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Magnet science

  1. Jun 6, 2010 #1


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    hey guys,

    i was wondering if there was a formula to measure the strength of a magnet in relation to its size, and what else is needed to be known before such a value can be computed.

    e.g. its shape, lets say a bar magnet

    (you have my apology if i have posted in the wrong forum, but i'm conducting a non-school project with a friend- we are building something in his garage. Not very sure where i should post this. we need to use an magnet to move an object. since we are building a project, we have to consider the size of the magnet used. Is there a way to solve this?)

    thanks in advance
  2. jcsd
  3. Jun 6, 2010 #2


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    70+ views and no answers...?
    come on guys a little help please..

    thanks again
  4. Jun 7, 2010 #3
    how about this make a solenoid by wrapping copper wire around something , you can calculate the field strength of this by using B=(mu)NI/(H) where (mu) is the magnetic permeability constant and N is the number of turns in the coil , I is the current in the wire and H is the height of the coil . then you could take a balance and put a piece of iron on one end and it would stick to the electromagnet and then you could place weight in the other end to see how much force it would require to pull it off the magnet and then you could try to find a bar magnet about this same force , but if the bar magnet was slightly different in strength just vary the numbers of turns in your solenoid to match the field strength of your bar magnet , then you could calculate the field strength of based on the current and the number of turns in your coil and compare it to your bar magnet , or if you could get your hands on an electron gun you could calculate the force of the magnet using the lorentz force and how much your electromagnet deflected the electron beam and relating it to the centripetal force .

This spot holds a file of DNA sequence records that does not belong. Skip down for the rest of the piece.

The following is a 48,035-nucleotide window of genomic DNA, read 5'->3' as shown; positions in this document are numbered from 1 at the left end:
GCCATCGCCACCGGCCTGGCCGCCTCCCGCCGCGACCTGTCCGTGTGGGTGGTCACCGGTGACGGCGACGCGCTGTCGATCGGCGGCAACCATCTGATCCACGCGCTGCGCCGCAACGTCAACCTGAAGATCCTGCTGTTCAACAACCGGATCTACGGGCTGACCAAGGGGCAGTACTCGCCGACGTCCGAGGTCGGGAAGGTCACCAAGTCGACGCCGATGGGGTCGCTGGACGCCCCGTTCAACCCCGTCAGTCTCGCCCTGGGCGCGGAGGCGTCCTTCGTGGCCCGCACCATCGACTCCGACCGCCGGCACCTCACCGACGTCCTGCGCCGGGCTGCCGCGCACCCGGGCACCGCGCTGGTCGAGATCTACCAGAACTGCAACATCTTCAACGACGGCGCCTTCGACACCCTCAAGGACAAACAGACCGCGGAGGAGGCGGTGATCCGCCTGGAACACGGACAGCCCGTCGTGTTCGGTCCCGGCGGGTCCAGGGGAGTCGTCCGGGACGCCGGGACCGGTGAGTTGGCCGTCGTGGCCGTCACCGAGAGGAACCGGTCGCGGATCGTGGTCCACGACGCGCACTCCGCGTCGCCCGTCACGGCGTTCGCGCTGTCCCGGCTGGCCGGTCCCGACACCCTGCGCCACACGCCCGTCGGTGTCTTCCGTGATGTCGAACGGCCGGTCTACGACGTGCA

Hope this helps , i don’t know if this is quite what your looking for .
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